How the Iraq War Changed American Policy and Led to the Rise of Trump | american politics
Twenty years ago, Lt. Col. Karen Kwiatkowski was working as a desk officer at the Pentagon, when she learned of a new secret department called the Office of Special Plans.
OSP was set up to produce the kind of information the Bush administration wanted to hear about Iraq’s weapons of mass destruction. Kwiatkowski, then 42, saw firsthand how the disastrous war was crafted.
“I had this huge faith in my superiors, that they had to be there for a reason, that they had to be wise and strong and all that fairy tale type stuff, but I found there were very incompetent people in very high positions,” she said.
Kwiatkowski, who became a Pentagon whistleblower during the war, is now a farmer, part-time college professor and occasional political candidate on the libertarian side of the Republican Party in Virginia’s Shenandoah Valley. She says she was somewhat cynical about war and politics even before she was seconded to the Pentagon’s Near East and South Asia department in 2002. But seeing subverted US governance up close has greatly deepened her disillusionment.
“There is a crisis of faith in this country,” Kwiatkowski said. “As always, when you have these crises of faith, you see populist leaders, and the emergence of Trump was certainly a response to a crisis of faith. It will be interesting to see what happens next, because Americans have a lot less to be proud of than we think.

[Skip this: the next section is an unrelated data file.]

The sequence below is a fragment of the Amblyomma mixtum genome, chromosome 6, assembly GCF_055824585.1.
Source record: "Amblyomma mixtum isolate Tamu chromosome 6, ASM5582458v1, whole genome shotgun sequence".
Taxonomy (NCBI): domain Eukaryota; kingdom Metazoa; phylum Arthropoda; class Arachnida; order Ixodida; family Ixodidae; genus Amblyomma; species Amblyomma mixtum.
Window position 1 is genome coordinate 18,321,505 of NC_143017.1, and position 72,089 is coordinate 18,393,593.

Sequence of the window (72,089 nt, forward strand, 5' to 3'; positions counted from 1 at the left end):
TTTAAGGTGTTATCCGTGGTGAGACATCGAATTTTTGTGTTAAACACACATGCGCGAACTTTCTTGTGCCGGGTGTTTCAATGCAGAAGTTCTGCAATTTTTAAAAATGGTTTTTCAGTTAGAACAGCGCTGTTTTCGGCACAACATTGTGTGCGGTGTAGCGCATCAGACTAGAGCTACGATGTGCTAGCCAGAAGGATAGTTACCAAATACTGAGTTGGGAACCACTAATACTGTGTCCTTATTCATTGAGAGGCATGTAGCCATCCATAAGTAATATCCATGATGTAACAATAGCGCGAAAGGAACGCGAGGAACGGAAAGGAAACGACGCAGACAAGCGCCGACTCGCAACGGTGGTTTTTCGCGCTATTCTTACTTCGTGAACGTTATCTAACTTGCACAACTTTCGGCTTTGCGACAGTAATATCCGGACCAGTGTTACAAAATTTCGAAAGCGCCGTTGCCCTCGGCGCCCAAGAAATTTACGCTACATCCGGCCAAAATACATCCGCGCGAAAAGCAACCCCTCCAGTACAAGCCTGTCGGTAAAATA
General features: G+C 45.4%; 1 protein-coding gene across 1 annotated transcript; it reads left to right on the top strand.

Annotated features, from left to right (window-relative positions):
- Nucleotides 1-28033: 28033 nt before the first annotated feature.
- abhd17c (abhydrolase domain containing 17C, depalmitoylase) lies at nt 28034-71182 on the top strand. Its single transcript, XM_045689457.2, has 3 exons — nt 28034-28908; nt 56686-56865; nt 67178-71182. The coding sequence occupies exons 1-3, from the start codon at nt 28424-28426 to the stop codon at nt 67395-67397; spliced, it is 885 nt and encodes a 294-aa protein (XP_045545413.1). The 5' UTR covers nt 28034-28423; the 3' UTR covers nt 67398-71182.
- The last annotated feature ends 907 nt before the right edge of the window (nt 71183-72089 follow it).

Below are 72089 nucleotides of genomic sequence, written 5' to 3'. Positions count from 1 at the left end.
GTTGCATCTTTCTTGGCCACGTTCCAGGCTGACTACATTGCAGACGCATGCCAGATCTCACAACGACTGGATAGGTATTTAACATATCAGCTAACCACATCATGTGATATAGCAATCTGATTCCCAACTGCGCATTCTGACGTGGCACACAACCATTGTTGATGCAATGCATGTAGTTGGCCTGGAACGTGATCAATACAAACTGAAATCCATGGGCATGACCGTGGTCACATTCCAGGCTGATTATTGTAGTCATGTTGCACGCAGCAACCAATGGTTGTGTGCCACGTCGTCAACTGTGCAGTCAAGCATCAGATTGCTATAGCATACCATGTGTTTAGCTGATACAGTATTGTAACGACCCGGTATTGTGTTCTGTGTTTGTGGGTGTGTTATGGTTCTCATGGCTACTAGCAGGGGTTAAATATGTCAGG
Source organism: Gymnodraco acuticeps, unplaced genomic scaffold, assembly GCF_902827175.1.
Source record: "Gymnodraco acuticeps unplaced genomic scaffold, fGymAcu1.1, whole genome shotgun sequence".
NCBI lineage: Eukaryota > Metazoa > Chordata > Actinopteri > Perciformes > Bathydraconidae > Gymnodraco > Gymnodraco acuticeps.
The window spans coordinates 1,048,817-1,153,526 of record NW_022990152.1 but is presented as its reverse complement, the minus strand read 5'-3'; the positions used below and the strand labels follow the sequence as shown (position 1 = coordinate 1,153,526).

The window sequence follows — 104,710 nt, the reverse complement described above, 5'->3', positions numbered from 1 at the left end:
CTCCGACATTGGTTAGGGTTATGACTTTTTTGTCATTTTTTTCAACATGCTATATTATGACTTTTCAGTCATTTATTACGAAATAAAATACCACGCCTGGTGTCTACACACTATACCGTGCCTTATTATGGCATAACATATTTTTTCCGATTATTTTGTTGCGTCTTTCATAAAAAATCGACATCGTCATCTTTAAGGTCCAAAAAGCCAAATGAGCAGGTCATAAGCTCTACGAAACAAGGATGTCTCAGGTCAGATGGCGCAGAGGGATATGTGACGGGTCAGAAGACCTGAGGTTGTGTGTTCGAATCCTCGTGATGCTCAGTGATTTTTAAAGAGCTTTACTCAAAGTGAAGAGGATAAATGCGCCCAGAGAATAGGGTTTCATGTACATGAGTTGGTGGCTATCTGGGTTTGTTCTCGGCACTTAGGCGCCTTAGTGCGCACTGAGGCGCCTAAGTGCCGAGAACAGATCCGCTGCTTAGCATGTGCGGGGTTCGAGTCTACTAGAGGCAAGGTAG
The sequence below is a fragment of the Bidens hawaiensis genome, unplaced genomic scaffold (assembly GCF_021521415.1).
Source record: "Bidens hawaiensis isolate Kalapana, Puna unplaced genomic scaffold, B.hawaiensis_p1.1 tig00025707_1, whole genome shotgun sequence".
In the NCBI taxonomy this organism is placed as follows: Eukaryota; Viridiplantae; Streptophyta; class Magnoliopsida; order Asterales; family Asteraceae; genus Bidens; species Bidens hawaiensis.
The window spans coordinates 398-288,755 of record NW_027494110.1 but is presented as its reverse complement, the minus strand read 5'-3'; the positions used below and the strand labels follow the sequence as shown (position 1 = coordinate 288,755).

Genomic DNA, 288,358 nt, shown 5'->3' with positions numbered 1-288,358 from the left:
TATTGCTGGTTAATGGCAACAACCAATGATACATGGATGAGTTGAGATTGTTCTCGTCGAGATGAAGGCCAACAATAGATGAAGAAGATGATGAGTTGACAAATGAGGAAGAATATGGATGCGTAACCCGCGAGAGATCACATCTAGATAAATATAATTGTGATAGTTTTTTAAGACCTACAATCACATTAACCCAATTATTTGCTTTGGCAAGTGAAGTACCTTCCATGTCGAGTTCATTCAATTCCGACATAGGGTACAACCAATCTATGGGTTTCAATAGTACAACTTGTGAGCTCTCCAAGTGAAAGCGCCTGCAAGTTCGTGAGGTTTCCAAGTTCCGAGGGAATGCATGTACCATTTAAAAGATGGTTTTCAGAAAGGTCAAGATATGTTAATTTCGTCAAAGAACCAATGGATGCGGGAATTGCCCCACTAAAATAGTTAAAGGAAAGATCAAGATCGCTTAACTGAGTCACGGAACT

Overall, she thinks the experience of the Iraq war has imbued Americans with a healthy skepticism about what the establishment is telling them — but not enough.
“I could go to Walmart right now and ask everybody about WMD in Iraq and probably three out of ten people, maybe more, will swear it’s all true,” she said. “Our public propaganda in this country is extremely good.”
Polling figures over the past two decades suggest that overall attitudes toward foreign policy are fairly stable. When the Chicago Council on Global Affairs asked Americans if “it would be better for the future of the country if we actively participated in global affairs or if we stayed out of global affairs”, 71% supported activism in 2002 and 64 % still supported him in 2021.
More generally, the invasion of Iraq coincided with a breakdown in public confidence in the government which had very briefly recovered from its post-Vietnam crisis following the September 11 attacks. Survey data from the Pew Research Center shows that the post-Iraq malaise is deeper and more enduring.
“He told young people first and foremost that the government cannot be trusted,” said John Zogby, another American pollster. “He also said that the US military may be the strongest in the world, but it has serious limitations and cannot impose its will even on smaller countries.”
He added: “Americans will go to war, but they want their wars to be short and they want them to make a positive difference.”
There are still American soldiers on counter-terrorism missions in Iraq and Syria. The authorization to use military force that Congress first granted to the Bush administration on the eve of the 2003 invasion has yet to be repealed by the Senate and has been cited by Obama administrations and Trump to justify operations in the region.